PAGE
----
CD4 + T cell differentiation is governed by gene regulatory and metabolic networks, with both networks being highly interconnected and able to adapt to external stimuli. Th17 and Tregs differentiation networks play a critical role in cancer, and their balance is affected by the tumor microenvironment (TME). Factors from the TME mediate recruitment and expansion of Th17 cells, but these cells can act with pro or anti-tumor immunity. Tregs cells are also involved in tumor development and progression by inhibiting antitumor immunity and promoting immunoevasion. Due to the complexity of the underlying molecular pathways, the modeling of biological systems has emerged as a promising solution for better understanding both CD4 + T cell differentiation and cancer cell behavior. In this review, we present a context-dependent vision of CD4 + T cell transcriptomic and metabolic network adaptability. We then discuss CD4 + T cell knowledge-based models to extract the regulatory elements of Th17 and Tregs differentiation in multiple CD4 + T cell levels. We highlight the importance of complementing these models with data from omics technologies such as transcriptomics and metabolomics, in order to better delineate existing Th17 and Tregs bifurcation mechanisms. We were able to recompilate promising regulatory components and mechanisms of Th17 and Tregs differentiation under normal conditions, which we then connected with biological evidence in the context of the TME to better understand CD4 + T cell behavior in cancer. From the integration of mechanistic models with omics data, the transcriptomic and metabolomic reprograming of Th17 and Tregs cells can be predicted in new models with potential clinical applications, with special relevance to cancer immunotherapy.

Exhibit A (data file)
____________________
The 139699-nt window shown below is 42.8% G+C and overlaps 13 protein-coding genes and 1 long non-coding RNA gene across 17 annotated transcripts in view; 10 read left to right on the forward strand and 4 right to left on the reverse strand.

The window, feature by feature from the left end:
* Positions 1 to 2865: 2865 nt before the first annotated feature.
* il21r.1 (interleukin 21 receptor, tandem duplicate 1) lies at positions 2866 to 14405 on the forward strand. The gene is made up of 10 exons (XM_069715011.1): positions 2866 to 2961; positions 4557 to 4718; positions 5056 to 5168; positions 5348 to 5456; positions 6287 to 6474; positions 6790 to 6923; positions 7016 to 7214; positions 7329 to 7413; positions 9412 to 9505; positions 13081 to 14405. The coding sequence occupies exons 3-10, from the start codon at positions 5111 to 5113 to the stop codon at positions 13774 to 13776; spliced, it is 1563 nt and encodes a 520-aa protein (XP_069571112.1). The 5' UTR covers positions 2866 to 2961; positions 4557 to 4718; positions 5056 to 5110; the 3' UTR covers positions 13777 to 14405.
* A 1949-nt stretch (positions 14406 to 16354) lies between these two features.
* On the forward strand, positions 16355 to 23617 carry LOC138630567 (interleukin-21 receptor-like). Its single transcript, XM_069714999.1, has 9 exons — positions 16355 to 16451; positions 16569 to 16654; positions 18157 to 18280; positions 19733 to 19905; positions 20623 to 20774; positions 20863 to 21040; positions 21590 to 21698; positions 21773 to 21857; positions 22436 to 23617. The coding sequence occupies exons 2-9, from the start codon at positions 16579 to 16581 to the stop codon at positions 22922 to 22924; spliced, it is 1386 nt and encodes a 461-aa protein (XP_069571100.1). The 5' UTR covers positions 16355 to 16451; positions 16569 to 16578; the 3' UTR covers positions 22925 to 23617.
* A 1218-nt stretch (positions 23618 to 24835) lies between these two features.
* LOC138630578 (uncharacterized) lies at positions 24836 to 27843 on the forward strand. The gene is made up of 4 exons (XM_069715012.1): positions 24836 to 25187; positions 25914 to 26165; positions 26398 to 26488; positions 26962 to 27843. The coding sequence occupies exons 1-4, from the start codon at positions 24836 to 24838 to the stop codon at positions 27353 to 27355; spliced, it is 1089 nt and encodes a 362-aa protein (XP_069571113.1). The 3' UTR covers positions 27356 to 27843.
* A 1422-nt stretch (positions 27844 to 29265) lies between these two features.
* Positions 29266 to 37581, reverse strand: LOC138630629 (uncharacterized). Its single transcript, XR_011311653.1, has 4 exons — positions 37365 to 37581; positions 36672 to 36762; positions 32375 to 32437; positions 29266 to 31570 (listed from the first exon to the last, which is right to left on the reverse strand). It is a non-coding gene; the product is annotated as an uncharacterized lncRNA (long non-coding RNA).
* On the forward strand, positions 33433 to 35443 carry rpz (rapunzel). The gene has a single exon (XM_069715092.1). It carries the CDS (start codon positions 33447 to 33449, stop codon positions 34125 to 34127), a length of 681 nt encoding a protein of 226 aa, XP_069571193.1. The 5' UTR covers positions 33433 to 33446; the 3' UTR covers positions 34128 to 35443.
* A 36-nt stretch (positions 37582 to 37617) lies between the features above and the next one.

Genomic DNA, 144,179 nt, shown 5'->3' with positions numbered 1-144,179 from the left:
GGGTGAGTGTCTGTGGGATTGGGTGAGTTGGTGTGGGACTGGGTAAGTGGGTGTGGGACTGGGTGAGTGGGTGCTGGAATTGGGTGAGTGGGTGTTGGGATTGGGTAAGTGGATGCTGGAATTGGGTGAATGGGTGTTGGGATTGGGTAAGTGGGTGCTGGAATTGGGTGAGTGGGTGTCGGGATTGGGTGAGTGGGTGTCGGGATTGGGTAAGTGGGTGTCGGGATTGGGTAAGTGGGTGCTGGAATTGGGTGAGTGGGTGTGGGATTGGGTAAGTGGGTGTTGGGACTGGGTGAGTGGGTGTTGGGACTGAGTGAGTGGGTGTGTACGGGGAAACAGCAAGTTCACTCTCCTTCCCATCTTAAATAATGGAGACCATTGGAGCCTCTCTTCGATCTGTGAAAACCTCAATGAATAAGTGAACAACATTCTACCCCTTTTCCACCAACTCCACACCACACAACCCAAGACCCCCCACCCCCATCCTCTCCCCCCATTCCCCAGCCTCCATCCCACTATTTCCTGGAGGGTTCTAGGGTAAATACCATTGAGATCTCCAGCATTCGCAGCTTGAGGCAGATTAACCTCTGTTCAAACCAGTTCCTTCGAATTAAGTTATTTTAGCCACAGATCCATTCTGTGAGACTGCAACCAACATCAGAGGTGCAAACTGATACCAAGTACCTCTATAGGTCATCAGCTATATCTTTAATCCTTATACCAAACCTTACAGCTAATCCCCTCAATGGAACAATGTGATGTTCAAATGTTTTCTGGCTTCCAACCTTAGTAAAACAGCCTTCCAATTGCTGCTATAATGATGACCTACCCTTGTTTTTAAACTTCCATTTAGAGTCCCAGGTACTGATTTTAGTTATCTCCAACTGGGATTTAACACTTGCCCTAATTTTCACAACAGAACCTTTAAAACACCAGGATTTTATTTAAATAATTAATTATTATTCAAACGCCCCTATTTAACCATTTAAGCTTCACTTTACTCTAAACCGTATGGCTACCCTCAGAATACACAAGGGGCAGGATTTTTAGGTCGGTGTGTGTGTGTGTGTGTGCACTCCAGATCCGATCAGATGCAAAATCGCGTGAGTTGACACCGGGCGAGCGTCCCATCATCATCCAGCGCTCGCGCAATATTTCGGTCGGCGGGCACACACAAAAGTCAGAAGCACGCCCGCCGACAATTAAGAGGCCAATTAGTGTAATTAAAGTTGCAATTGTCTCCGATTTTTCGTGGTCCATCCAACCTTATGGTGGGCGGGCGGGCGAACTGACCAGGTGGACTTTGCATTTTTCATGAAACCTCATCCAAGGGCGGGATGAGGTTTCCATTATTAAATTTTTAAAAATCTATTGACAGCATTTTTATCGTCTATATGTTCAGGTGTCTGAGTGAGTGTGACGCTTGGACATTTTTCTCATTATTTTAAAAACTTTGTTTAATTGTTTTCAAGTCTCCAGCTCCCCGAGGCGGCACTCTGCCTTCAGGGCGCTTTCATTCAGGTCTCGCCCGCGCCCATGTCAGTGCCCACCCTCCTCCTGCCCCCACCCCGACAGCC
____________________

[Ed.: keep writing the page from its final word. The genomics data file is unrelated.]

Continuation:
- mathematical models
- omics data
- tumor microenvironment
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Assessing the utility of metabolite profiles of human serum, urine and saliva for determining dietary intakeAuthor: Rosas da Silva, G., Dec 2022
Student thesis: Doctoral Thesis › Doctor of PhilosophyFile